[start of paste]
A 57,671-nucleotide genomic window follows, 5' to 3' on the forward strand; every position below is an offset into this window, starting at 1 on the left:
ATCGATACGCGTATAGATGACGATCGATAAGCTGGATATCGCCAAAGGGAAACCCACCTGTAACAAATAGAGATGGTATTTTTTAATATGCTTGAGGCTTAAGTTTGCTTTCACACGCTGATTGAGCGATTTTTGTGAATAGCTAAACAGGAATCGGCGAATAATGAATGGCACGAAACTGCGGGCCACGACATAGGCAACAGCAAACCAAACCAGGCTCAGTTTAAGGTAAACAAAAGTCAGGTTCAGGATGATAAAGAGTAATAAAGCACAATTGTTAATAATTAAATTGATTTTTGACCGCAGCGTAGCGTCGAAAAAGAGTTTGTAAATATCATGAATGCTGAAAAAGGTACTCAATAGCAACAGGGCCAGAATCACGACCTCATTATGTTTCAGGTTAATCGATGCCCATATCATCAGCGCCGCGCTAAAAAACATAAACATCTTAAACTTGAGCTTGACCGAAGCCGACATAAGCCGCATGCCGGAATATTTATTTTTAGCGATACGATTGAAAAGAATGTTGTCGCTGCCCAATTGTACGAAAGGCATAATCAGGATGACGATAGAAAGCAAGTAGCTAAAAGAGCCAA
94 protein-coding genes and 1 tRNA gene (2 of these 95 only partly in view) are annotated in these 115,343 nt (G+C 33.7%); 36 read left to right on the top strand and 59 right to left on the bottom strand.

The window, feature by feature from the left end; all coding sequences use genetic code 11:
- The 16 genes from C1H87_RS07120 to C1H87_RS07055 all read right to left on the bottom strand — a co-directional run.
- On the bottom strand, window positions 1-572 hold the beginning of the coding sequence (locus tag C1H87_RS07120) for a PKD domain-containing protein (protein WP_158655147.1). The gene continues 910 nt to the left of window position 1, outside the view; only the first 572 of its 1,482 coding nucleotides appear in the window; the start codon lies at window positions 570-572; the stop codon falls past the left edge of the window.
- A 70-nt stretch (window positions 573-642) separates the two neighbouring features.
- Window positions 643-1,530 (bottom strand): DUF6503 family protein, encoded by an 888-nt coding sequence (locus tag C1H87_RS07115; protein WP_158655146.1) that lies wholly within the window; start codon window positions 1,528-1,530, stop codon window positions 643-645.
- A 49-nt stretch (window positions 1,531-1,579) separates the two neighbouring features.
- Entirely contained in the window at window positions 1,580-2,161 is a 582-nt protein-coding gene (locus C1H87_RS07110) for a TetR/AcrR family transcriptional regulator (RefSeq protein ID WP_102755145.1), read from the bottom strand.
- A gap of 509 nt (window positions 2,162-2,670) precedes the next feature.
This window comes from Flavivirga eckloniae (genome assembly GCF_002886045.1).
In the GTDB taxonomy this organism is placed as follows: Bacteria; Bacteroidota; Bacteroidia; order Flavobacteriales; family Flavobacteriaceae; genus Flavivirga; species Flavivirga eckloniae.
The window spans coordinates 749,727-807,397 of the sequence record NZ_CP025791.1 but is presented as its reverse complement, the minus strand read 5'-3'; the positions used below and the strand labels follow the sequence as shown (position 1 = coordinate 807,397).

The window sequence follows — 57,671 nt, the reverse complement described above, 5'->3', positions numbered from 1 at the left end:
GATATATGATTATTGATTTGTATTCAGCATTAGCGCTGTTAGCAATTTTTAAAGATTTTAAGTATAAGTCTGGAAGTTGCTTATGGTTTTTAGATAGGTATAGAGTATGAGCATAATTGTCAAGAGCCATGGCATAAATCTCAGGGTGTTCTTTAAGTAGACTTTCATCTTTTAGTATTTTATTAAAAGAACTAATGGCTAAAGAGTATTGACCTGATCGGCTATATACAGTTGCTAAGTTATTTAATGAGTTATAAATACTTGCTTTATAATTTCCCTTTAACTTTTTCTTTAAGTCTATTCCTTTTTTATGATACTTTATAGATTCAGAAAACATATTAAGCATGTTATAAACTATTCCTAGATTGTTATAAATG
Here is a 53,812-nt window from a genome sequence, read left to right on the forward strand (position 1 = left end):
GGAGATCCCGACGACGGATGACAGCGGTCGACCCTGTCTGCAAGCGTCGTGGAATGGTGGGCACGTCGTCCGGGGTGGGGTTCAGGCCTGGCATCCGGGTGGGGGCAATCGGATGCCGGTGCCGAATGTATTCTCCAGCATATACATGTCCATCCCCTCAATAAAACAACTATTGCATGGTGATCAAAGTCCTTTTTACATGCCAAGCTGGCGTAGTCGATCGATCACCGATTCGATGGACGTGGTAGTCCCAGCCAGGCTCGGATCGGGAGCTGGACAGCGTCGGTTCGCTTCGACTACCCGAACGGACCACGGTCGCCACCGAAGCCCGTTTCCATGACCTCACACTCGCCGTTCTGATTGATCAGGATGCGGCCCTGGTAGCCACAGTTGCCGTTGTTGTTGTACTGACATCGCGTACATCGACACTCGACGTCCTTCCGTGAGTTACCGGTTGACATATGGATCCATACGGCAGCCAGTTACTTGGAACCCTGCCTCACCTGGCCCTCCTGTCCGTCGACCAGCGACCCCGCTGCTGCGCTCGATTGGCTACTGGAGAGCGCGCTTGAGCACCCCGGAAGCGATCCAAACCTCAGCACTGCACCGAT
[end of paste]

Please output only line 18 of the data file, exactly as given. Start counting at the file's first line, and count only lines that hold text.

GGAGATCCCGACGACGGATGACAGCGGTCGACCCTGTCTGCAAGCGTCGTGGAATGGTGGGCACGTCGTCCGGGGTGGGGTTCAGGCCTGGCATCCGGGTGGGGGCAATCGGATGCCGGTGCCGAATGTATTCTCCAGCATATACATGTCCATCCCCTCAATAAAACAACTATTGCATGGTGATCAAAGTCCTTTTTACATGCCAAGCTGGCGTAGTCGATCGATCACCGATTCGATGGACGTGGTAGTCCCAGCCAGGCTCGGATCGGGAGCTGGACAGCGTCGGTTCGCTTCGACTACCCGAACGGACCACGGTCGCCACCGAAGCCCGTTTCCATGACCTCACACTCGCCGTTCTGATTGATCAGGATGCGGCCCTGGTAGCCACAGTTGCCGTTGTTGTTGTACTGACATCGCGTACATCGACACTCGACGTCCTTCCGTGAGTTACCGGTTGACATATGGATCCATACGGCAGCCAGTTACTTGGAACCCTGCCTCACCTGGCCCTCCTGTCCGTCGACCAGCGACCCCGCTGCTGCGCTCGATTGGCTACTGGAGAGCGCGCTTGAGCACCCCGGAAGCGATCCAAACCTCAGCACTGCACCGAT